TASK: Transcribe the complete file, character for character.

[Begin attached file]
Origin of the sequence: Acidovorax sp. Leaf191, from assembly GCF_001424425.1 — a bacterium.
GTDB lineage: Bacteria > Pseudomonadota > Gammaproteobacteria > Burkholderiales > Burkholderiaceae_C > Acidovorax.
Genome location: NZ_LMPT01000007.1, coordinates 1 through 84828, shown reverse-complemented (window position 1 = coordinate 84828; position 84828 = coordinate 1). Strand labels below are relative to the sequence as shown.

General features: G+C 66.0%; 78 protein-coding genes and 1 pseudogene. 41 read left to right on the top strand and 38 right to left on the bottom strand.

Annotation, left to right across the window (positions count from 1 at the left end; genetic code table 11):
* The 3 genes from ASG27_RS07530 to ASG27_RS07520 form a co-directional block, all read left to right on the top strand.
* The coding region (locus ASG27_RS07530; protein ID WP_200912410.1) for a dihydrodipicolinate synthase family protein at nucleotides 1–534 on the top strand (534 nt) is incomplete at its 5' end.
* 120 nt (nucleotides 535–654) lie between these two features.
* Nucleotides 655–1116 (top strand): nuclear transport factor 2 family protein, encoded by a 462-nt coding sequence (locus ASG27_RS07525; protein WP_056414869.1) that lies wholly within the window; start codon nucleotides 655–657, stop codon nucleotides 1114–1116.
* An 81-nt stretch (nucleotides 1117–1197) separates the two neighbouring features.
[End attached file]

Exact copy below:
Origin of the sequence: Acidovorax sp. Leaf191, from assembly GCF_001424425.1 — a bacterium.
GTDB lineage: Bacteria > Pseudomonadota > Gammaproteobacteria > Burkholderiales > Burkholderiaceae_C > Acidovorax.
Genome location: NZ_LMPT01000007.1, coordinates 1 through 84828, shown reverse-complemented (window position 1 = coordinate 84828; position 84828 = coordinate 1). Strand labels below are relative to the sequence as shown.

General features: G+C 66.0%; 78 protein-coding genes and 1 pseudogene. 41 read left to right on the top strand and 38 right to left on the bottom strand.

Annotation, left to right across the window (positions count from 1 at the left end; genetic code table 11):
* The 3 genes from ASG27_RS07530 to ASG27_RS07520 form a co-directional block, all read left to right on the top strand.
* The coding region (locus ASG27_RS07530; protein ID WP_200912410.1) for a dihydrodipicolinate synthase family protein at nucleotides 1–534 on the top strand (534 nt) is incomplete at its 5' end.
* 120 nt (nucleotides 535–654) lie between these two features.
* Nucleotides 655–1116 (top strand): nuclear transport factor 2 family protein, encoded by a 462-nt coding sequence (locus ASG27_RS07525; protein WP_056414869.1) that lies wholly within the window; start codon nucleotides 655–657, stop codon nucleotides 1114–1116.
* An 81-nt stretch (nucleotides 1117–1197) separates the two neighbouring features.